Luis pointed out, the name born from MailCo is Mozilla Messaging, a change that I believe brings the correct focus to the coming efforts.
Since the launch I’ve been reading lots of different articles about the launch and the related comments following peoples opinions.
- lifehacker: What Do You Want to See in Thunderbird?
- slashdot: Mozilla Opens Thunderbird Email Subsidiary
- ars: Mozilla Messaging reveals plans for Thunderbird 3
- lwn: Mozilla Messaging Starts up Operations
- More Links at: Mozilla Messaging Launches
Here’s a mix of common threads I’m seeing from the comments.
- Calendar Integration
- Better Search
- Shared Calendars
- Better LDAP
- Conversation View (gmail mail)
- Archiving Support
- Encryption (make it easy and by default)
- Phone Sync (Address Book, Text Messages, Phone Logs)
- Better OS Integration (Windows, OSX, GNOME, KDE, etc.)
- Better Address Book
- Import Outlook PST, .DAT files
- Exchange Server Support
- Better vCard Support
- Taggging (ala gmail)
- Sync contacts w/ GMail, LinkedIn, Facebook, Yahoo, etc.
- New Mail / Reply Templates
And a very common theme is for making Thunderbird FAST AND LEAN!!
All excellent directions to look into. But that is a big list of tough items to handle all at once. I’d like to take the approach of focusing on our core goal and iterating many of these pieces as they align and become defined by our progress.
Email… and Calendaring?
David Ascher wrote an excellent entry launching Mozilla Messaging which unveiled the current plans for Thunderbird. Many comments in his blog and other articles relayed a feeling that these new Thunderbird plans would lose sight of improvements that are sorely needed to bring regular email up to speed. When actually there is a short and medium term set of fixes that need to be done in order to get the regular email experience up to speed.
In parallel to those email fixes we’ll be working on a plan of improving personal communication. There’s no secret agenda in this communications plan we’re going to be very open, honest, and looking for lots of feedback. But it includes improving calendar support inside Thunderbird, not as an additional tool to download but as another way to help people Communicate Effectively and Get Things Done.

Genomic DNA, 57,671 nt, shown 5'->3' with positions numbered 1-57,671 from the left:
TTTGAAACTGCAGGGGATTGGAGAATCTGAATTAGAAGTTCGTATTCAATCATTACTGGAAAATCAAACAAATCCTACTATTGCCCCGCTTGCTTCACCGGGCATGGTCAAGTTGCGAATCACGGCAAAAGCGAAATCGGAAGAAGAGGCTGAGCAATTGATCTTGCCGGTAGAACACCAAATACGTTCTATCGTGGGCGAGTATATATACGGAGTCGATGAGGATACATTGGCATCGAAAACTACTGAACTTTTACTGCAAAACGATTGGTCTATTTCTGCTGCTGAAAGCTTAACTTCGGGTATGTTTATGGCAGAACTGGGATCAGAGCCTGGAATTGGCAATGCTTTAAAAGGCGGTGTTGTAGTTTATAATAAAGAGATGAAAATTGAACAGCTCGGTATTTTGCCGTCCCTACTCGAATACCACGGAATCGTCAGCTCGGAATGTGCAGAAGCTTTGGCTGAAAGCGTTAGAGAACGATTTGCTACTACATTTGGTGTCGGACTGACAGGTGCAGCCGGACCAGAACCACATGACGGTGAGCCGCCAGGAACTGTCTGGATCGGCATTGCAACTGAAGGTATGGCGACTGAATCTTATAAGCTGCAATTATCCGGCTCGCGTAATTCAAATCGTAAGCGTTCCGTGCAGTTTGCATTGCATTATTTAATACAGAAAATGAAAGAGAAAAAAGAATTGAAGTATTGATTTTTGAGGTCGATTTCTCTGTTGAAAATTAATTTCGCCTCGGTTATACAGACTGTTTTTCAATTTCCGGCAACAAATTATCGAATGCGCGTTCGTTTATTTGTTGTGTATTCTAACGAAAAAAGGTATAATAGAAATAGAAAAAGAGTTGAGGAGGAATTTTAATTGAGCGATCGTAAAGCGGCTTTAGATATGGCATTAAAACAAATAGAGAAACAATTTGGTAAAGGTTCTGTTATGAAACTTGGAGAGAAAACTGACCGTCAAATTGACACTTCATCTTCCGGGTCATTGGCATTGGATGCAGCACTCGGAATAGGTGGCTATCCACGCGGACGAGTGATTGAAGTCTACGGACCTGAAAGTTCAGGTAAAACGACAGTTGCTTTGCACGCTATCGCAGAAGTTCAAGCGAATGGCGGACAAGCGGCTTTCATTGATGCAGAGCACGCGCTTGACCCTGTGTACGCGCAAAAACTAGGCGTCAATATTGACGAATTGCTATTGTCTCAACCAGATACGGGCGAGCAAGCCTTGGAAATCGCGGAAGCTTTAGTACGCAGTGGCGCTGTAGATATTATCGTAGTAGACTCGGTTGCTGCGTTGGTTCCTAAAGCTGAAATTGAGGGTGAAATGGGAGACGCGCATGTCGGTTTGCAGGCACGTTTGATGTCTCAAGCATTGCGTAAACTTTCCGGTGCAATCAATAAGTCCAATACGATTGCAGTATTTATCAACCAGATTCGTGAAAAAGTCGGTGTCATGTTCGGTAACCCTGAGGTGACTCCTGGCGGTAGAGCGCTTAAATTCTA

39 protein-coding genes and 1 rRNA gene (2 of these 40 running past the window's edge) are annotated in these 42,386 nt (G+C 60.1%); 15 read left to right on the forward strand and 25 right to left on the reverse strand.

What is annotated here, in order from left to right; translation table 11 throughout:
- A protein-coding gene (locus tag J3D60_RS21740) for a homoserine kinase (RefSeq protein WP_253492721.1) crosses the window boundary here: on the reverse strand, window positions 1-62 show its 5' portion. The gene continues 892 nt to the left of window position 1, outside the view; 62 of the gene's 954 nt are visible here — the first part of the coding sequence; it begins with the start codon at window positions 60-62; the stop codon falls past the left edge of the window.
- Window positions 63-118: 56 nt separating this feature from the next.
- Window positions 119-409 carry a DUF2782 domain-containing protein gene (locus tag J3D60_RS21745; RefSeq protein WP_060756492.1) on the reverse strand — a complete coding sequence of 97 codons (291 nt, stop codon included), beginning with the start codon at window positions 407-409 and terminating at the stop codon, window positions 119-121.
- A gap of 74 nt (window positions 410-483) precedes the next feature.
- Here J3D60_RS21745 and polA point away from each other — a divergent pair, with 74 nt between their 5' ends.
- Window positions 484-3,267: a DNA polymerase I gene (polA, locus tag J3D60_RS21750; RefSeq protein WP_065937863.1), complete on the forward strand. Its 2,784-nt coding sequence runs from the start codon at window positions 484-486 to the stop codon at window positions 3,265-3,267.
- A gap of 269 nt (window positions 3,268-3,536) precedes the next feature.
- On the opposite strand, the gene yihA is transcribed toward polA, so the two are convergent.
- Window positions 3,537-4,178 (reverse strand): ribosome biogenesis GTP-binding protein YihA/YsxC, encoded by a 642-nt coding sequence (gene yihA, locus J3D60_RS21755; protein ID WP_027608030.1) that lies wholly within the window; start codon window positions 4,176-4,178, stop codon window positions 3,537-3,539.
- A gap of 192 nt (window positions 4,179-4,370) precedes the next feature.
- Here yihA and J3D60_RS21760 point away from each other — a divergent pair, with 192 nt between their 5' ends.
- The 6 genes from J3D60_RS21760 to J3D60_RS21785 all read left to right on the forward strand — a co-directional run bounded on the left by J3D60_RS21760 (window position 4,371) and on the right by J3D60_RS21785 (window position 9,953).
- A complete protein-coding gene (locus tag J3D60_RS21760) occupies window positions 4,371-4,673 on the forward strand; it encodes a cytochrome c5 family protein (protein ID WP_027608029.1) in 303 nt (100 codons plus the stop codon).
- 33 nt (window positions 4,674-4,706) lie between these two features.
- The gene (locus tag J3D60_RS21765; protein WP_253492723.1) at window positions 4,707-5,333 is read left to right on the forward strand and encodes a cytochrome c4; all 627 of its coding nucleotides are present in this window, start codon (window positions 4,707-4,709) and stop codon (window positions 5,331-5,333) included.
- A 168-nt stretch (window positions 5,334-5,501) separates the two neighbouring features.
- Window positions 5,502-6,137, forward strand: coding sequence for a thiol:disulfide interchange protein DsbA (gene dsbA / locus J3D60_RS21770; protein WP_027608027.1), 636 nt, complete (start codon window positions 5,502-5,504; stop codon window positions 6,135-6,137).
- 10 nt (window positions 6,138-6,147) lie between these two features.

Getting Things Done
I’ve got to make a run to the used bookstores in Central Square and look for a copy of Getting Things Done. If that doesn’t work out I’ve added that to my wishlist just in case. But email is usually a thorn in my side, I get so much of it everyday like so many other people and yet I feel like I’m fighting the tide of emails instead of sailing the seas. I like the set of mental tools that the GTD book provides for not languishing in the meta and instead diving into the guts of things and I want to see that inside my email. I want to feel a sense of control over my email again, like I used to have when I first started using email so long ago.
Extensions and innovating beyond ourselves
Since there are so many ideas out there on how to improve communication, organize email, handle attachments, integrate calendaring, and more there is no way a small team will be able to prototype all these ideas; much less implement them all. This is where extensions have to come into play. The Thunderbird extension system has fallen far behind that of Firefox and it’s constraining our communities ability to innovate in an area where so much innovation is possible. Extensions allow everyone to try to fix this problem with email and communication and it creates a vibrant feedback loop where we can all benefit; but I’ll talk more about this later.
My starry eyed view of the future of Thunderbird is a fast and lightweight platform for wrangling all my electronic communication, a supported, active, and vibrant extensions community building cool new ideas on top of an extensible platform can be tried, tested, and rolled into future releases. The future is bright.